The 2010 MLB First Half Surprise Debate… Mariners Sail Off Course

Read the opposing arguments from Sports Geek and Loyal Homer.

The 2010 season was supposed to be the year that things finally worked out for the Seattle Mariners. It was supposed to be the successful sophomore campaign for Mariners manager, Don Wakamatsu. And the addition of game changing players – like Cliff Lee, Chone Figgins, and Milton Bradley – was supposed to be all the help the Mariners needed to make the jump from postseason hopeful to hero.

Yet, on the eve of the All-Star game, Seattle struggles to stay afloat among the choppy seas of the A.L. West, which raises more than just a few questions.

How did the Mariners get so far off course? Who is to blame for steering the team in the wrong direction? Are the Mariners doomed to be dry-docked in last place? Will I ever stop making nautical puns?

At the end of the 2008 MLB regular season the Seattle Mariners owned the worst record in the American League, 61 wins and 101 losses. The team finished an embarrassing 39 games out of first place and edged out the Washington Nationals by two wins to avoid the dubious title of worst record in baseball. With new skipper Don Wakamatsu at the helm and almost nowhere to go but up, the Mariners improved by leaps and bounds in 2009 and finished with a record of 85 wins and 77 losses, just 12 games behind the division winning Los Angeles Angels of Anaheim. With such progress in just one season it seemed that all the M’s needed was a few key player acquisitions and the division title was for the taking. But as quickly and dramatically as the team’s turnaround occurred, the bottom seemed to fall out once again this season.

Despite making all the right moves during the offseason the Mariners struggled early and often. The team managed only eight wins in the entire month of May. As soon as the Mariners began to struggle, fans and media began to second guess the manager. In a split second Wakamatsu went from savior to scapegoat. The same man who was heralded as a blessing for managing the team through the 2009 turnaround was now on the hot seat for what was quickly developing into a lost season.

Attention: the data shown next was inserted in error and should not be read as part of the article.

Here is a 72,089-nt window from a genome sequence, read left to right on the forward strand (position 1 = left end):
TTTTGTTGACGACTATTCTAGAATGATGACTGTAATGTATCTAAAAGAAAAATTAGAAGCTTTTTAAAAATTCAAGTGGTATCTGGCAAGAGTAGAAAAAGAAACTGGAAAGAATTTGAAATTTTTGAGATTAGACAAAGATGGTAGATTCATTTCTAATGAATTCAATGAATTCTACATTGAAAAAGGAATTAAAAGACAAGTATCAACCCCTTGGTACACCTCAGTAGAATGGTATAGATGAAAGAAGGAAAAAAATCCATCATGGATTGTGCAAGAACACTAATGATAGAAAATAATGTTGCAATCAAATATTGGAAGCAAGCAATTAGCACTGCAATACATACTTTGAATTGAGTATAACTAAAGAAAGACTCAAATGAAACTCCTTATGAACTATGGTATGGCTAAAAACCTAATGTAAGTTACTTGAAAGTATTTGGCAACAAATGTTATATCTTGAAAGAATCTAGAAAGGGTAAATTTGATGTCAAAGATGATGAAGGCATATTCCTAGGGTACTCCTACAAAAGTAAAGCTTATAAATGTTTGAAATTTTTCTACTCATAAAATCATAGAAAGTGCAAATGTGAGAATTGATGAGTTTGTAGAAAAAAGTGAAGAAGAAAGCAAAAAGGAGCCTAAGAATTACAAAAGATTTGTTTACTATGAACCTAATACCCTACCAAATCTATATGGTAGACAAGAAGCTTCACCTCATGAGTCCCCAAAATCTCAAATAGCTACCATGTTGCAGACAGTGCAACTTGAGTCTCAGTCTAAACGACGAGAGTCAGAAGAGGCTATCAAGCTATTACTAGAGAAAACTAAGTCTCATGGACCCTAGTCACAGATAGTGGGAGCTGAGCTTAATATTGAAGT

To make matters worse, a story of Ken Griffey, Jr. sleeping through a pinch hit opportunity surfaced and brought drama and criticism to the embattled club. Unnamed players leaked to the media that Junior was actually sleeping in a chair in the clubhouse when he was wanted for a critical at bat during a close game. This not only gave a perception that Griffey was old and beyond ready for retirement, but the story also highlighted an unorganized clubhouse. With a manager not able to wake a slumbering slugger, and players running their mouths to reporters, it was clear that not everyone was on the same page… and the club’s struggles began to look more substantial than coincidental.

Similarly, it became increasingly apparent that the Seattle’s roster additions were not enough to keep pace in the division, especially with the suddenly strong Texas Rangers. Led by the resurgent bat of Vlad Guerrero the Rangers left the Mariners treading water at the bottom of the division. (See? There I go again with the maritime puns.)

In June the club was rocked again by the sudden mid-season retirement of Ken Griffey, Jr. After 22 seasons the aging slugger called it quits. Unhappy with his diminishing ability he decided to walk away from the game he loved so much. Unfortunately for Junior, and Mariners fans, the retirement of one of the greatest players of his era was completely overshadowed by the Armando Galarraga blown perfect game scandal. Sports news media honed in on the controversial blown call and the ending of the Junior Era in baseball sailed quietly into the Pacific night. (Seriously, I can’t help myself.)

The nail in the coffin of any legit chances of a miraculous turnabout to this season came in the form of the Cliff Lee trade. It was rumored that the New York Yankees were likely to win the services of the talented hurler, but just a few days ago the ace pitcher was dealt to the division leading rivals, the Texas Rangers. This move was the figurative embodiment of raising the white flag of surrender. Dealing such a talented player within the division obviously communicated that the M’s have thrown in the towel on the season.

With the bad luck the team has endured throughout the first half it seems the Mariners will continue to struggle through the second half, unable to wrest the albatross from their burdened necks. (That’s right, a Rhyme of the Ancient Mariner reference).

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